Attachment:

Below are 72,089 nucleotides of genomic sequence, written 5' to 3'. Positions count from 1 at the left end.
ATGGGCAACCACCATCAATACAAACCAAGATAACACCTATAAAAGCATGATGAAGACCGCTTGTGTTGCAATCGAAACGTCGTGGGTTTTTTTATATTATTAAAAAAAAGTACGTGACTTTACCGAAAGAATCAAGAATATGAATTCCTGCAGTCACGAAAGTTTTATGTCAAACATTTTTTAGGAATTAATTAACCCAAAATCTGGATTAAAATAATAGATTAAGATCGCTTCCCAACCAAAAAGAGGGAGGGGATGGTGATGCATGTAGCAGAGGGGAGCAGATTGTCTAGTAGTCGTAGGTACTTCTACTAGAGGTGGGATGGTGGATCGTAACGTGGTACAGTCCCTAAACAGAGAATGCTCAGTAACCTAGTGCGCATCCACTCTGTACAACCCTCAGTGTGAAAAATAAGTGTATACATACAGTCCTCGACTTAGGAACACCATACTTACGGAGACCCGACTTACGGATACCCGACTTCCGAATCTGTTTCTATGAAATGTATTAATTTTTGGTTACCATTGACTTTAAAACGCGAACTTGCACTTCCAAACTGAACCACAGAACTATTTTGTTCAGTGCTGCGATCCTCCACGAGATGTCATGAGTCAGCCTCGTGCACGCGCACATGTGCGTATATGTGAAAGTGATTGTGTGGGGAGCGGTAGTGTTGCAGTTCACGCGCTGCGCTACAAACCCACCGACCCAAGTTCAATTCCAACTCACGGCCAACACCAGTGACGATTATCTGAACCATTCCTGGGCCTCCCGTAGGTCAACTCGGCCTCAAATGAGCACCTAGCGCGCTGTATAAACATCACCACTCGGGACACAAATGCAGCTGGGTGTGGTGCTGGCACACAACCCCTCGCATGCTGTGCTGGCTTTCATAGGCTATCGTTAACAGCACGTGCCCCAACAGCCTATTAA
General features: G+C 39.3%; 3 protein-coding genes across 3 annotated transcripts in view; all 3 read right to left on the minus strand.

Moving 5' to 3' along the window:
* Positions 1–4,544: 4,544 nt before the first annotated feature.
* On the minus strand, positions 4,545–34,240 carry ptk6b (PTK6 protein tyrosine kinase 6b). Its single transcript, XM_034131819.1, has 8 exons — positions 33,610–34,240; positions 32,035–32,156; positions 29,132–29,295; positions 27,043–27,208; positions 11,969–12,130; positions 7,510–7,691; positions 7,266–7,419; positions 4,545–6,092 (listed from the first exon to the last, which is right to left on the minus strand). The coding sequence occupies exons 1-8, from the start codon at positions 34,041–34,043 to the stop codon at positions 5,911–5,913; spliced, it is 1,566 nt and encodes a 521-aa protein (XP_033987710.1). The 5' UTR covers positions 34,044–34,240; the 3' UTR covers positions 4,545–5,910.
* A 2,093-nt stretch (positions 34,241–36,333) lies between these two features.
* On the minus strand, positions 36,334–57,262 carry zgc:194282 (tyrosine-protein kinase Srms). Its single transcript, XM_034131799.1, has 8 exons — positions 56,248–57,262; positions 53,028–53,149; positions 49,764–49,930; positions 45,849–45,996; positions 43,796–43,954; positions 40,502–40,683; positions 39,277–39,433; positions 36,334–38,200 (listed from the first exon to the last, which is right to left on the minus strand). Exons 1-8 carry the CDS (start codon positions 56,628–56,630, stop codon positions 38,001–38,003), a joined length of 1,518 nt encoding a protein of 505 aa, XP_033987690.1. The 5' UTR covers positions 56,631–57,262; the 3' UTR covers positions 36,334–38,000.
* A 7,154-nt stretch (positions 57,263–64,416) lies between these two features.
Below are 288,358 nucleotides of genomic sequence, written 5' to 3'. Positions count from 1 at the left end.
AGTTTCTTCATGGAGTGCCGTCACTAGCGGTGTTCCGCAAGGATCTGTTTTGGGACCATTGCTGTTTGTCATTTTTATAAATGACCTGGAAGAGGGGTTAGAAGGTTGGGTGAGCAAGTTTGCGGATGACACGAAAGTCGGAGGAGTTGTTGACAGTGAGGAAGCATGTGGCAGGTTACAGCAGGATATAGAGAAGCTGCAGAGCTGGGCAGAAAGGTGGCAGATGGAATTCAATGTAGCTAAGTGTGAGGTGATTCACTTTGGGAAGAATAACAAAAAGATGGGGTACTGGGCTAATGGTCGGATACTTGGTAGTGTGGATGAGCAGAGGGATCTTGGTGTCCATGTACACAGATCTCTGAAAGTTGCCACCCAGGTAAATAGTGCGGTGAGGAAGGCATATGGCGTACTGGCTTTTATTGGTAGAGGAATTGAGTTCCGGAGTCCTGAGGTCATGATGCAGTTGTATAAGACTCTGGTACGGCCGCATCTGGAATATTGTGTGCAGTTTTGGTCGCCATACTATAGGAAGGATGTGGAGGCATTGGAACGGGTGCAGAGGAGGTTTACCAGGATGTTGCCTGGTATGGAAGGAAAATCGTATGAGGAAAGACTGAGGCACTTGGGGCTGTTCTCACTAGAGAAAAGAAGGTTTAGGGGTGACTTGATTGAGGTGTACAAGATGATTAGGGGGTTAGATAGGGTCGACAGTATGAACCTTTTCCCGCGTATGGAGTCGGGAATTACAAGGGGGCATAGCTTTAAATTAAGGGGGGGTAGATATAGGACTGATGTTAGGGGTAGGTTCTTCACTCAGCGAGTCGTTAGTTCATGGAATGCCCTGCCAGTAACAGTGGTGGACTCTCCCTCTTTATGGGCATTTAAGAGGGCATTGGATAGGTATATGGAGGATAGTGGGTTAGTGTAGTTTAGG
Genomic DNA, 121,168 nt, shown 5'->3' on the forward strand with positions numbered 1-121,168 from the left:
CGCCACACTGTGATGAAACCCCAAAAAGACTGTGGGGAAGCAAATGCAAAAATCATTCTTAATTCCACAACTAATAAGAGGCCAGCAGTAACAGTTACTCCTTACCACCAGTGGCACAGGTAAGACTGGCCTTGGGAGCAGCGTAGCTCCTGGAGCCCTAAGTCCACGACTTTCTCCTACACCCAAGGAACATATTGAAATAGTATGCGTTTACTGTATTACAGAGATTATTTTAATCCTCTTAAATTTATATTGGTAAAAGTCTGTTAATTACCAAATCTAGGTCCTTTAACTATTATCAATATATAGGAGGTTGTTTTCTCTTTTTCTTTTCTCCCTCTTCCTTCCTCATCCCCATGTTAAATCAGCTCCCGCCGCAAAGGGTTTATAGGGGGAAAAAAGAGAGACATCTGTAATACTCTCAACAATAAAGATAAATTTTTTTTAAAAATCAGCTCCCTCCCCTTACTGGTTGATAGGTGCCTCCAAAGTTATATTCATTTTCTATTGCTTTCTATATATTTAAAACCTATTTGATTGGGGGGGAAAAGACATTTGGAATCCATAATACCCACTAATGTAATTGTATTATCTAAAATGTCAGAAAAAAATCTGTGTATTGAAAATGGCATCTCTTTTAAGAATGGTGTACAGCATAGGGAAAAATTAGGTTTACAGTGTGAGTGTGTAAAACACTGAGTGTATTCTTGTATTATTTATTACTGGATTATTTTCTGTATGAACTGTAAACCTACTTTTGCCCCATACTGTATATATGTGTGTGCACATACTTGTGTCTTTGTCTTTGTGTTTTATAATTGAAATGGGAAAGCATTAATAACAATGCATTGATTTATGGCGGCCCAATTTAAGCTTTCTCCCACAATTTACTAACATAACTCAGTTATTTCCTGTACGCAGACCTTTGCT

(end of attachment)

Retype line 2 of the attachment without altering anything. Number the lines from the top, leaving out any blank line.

ATGGGCAACCACCATCAATACAAACCAAGATAACACCTATAAAAGCATGATGAAGACCGCTTGTGTTGCAATCGAAACGTCGTGGGTTTTTTTATATTATTAAAAAAAAGTACGTGACTTTACCGAAAGAATCAAGAATATGAATTCCTGCAGTCACGAAAGTTTTATGTCAAACATTTTTTAGGAATTAATTAACCCAAAATCTGGATTAAAATAATAGATTAAGATCGCTTCCCAACCAAAAAGAGGGAGGGGATGGTGATGCATGTAGCAGAGGGGAGCAGATTGTCTAGTAGTCGTAGGTACTTCTACTAGAGGTGGGATGGTGGATCGTAACGTGGTACAGTCCCTAAACAGAGAATGCTCAGTAACCTAGTGCGCATCCACTCTGTACAACCCTCAGTGTGAAAAATAAGTGTATACATACAGTCCTCGACTTAGGAACACCATACTTACGGAGACCCGACTTACGGATACCCGACTTCCGAATCTGTTTCTATGAAATGTATTAATTTTTGGTTACCATTGACTTTAAAACGCGAACTTGCACTTCCAAACTGAACCACAGAACTATTTTGTTCAGTGCTGCGATCCTCCACGAGATGTCATGAGTCAGCCTCGTGCACGCGCACATGTGCGTATATGTGAAAGTGATTGTGTGGGGAGCGGTAGTGTTGCAGTTCACGCGCTGCGCTACAAACCCACCGACCCAAGTTCAATTCCAACTCACGGCCAACACCAGTGACGATTATCTGAACCATTCCTGGGCCTCCCGTAGGTCAACTCGGCCTCAAATGAGCACCTAGCGCGCTGTATAAACATCACCACTCGGGACACAAATGCAGCTGGGTGTGGTGCTGGCACACAACCCCTCGCATGCTGTGCTGGCTTTCATAGGCTATCGTTAACAGCACGTGCCCCAACAGCCTATTAA